Partitionist mentality is alive and kicking

By Damien Kiberd (for Daily Ireland)

When Dail Eireann assembled for the first time in 1919, there were, understandably, a lot of people absent.

Lieutenant Colonel McCalmont, Major H O'Neill, Major P Kerr Smiley and JR Lonsdale -- all of whom represented Co Antrim -- were marked in as being "as lathair" (absent). So too was E Carson (representative of Duncairn in Belfast). As was Joseph Devlin (Falls).

Art O Griobhtha (Arthur Griffith) -- the representative of Tyrone Northwest -- was pencilled in as "faoi glas ag Gallaibh" (locked up by the Brits). He was separately recorded as being "faoi glas ag Gallaibh" in his capacity as Teachta Dala for Cavan North.

A man called Eoin Mac Neill -- who represented Doire Cholmcille (Derry city) -- was listed as being "i lathair", which means present. A close associate and another Belfast republican, Earnan de Blaghad, who represented Monaghan North, was listed as "faoi glas ag Gallaibh", locked up by the Brits.

In Co Down, the situation was no better. DD Reid, Colonel Sir J Craig, TW Browne, Jeremiah McVeigh, and DM Wilson were all "as lathair".

Some men and women did make it to the Dail. Having rejected English rule in Ireland as having always been based on "force and fraud" and "maintained by military occupation against the declared will of the people", the assembly went on to declare that "foreign government in Ireland is an invasion of our national right which we will never tolerate".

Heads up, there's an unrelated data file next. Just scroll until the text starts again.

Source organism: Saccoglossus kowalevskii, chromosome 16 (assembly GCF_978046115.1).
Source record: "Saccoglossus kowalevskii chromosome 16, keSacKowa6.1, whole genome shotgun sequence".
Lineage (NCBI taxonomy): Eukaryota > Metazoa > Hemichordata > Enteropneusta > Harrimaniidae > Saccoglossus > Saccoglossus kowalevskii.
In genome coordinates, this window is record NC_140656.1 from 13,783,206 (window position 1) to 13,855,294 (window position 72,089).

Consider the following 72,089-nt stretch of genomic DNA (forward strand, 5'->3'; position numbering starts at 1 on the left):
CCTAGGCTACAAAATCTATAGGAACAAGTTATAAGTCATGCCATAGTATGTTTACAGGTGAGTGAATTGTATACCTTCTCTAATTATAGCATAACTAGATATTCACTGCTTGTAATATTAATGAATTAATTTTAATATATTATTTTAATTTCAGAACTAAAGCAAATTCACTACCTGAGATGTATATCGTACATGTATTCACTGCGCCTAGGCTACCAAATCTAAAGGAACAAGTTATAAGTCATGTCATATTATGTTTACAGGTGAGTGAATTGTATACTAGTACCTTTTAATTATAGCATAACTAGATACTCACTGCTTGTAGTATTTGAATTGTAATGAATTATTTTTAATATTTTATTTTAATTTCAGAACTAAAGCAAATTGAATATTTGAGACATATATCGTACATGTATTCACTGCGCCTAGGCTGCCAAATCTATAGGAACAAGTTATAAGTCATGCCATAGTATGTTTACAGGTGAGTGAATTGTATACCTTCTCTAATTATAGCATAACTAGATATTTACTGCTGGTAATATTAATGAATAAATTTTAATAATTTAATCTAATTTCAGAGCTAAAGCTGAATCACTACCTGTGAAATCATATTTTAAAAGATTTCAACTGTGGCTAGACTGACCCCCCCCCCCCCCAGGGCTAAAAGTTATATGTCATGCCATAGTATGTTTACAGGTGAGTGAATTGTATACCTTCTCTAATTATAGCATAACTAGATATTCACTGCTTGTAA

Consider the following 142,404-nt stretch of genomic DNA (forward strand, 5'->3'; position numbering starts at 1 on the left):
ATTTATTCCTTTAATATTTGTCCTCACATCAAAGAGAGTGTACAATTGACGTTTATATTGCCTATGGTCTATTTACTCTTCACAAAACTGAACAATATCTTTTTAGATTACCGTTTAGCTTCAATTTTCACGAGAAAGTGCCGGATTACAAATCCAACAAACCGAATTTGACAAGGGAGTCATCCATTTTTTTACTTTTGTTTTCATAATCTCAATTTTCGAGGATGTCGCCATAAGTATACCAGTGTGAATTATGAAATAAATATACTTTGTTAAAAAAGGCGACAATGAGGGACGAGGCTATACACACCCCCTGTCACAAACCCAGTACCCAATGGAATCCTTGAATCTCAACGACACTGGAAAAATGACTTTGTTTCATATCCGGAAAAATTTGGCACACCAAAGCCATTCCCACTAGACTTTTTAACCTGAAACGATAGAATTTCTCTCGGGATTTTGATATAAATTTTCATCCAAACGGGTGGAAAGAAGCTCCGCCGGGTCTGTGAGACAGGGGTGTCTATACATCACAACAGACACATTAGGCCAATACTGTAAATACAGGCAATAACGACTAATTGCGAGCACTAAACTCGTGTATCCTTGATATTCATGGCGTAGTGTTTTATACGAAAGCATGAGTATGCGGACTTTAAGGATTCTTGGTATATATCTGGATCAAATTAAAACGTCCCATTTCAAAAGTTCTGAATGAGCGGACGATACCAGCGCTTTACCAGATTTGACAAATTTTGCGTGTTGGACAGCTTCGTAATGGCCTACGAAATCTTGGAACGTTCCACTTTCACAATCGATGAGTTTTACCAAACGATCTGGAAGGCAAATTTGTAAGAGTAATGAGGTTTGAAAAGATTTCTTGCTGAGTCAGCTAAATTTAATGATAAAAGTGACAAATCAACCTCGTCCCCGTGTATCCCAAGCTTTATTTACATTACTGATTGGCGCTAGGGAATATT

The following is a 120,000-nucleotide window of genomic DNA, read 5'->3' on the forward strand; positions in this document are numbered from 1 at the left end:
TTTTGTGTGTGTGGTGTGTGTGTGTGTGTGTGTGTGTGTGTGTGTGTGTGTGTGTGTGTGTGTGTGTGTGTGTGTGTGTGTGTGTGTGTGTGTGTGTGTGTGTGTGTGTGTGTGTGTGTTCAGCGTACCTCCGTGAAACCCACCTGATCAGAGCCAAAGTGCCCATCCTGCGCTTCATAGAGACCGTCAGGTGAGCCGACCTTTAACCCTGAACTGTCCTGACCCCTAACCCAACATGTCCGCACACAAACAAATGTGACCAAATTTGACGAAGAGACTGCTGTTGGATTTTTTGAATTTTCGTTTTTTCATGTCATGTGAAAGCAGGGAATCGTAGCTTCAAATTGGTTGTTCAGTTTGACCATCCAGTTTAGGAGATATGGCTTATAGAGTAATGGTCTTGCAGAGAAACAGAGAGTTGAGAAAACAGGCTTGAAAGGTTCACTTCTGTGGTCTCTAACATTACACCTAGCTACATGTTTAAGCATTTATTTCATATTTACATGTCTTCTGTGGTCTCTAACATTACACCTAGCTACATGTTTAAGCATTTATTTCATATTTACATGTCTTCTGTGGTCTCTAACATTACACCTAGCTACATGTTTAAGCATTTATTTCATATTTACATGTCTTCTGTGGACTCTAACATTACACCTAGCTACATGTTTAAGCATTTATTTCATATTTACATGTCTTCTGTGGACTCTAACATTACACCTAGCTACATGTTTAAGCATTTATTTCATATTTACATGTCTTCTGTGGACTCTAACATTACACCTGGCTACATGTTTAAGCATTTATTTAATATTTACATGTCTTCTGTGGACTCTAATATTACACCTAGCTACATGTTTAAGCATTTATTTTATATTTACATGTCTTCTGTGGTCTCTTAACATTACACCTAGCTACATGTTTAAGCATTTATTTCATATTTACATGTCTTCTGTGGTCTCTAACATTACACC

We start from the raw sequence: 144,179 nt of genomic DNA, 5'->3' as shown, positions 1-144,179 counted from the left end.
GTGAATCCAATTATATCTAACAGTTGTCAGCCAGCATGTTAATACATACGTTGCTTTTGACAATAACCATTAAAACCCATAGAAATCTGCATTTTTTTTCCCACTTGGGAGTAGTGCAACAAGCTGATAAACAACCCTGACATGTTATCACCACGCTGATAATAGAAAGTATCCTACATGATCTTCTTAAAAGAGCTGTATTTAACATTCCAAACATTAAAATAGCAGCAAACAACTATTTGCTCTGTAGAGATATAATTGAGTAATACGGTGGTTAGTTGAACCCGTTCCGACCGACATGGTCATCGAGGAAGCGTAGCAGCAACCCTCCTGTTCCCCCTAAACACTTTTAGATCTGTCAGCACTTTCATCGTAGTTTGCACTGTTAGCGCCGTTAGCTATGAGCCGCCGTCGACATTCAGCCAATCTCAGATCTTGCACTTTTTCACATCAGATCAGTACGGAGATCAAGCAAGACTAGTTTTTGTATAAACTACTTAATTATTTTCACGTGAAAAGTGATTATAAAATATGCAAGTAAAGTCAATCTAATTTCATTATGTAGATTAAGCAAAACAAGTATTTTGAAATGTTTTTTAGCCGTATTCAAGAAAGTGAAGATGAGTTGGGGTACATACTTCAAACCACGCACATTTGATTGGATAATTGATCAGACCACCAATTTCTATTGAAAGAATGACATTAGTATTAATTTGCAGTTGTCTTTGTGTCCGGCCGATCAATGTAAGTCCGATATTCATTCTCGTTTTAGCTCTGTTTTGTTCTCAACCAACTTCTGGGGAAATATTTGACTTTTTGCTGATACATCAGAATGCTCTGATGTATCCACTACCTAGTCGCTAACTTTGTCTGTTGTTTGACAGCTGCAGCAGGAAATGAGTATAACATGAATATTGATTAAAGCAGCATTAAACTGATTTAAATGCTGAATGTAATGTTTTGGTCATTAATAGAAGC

The founding documents of the Republic were published first in Irish, thereafter in French.

Those documents declared: "We desire our country to be ruled in accordance with the principles of liberty, equality and justice for all"

By the time the second session assembled on April 1, 1919, there was a fuller attendance. Micheal O Coileain (Michael Collins) turned up from South Cork, as did a certain E de Valera from Clare East. Constance Markievicz represented the St Patrick's ward in Dublin, while Cathal Brugha bizarrely represented the area of Waterford.

Now these fine people had no problem at all with the idea that people from all over Ireland should be allowed to speak and to represent their people in a national parliament.

But it would appear that the notion of people from Antrim, Tyrone, Fermanagh, Armagh, Derry and Down sending people to Dublin to speak on their behalf is anathema to many Southerners.

Bertie Ahern, the Taoiseach, wrote to all of the main parties last week suggesting that Northern public representatives should be given speaking rights at Oireachtas committee meetings that pertain to Northern or cross-Border affairs.

With the exception of Sinn Fein and Fianna Fail, the response was totally negative. The Labour Party -- which enjoys support from an all-Ireland trade union movement, the Northern part of which helps determine pay scales in the Republic -- does not want speakers from the Six Counties to address Dail Eireann or Seanad Eireann.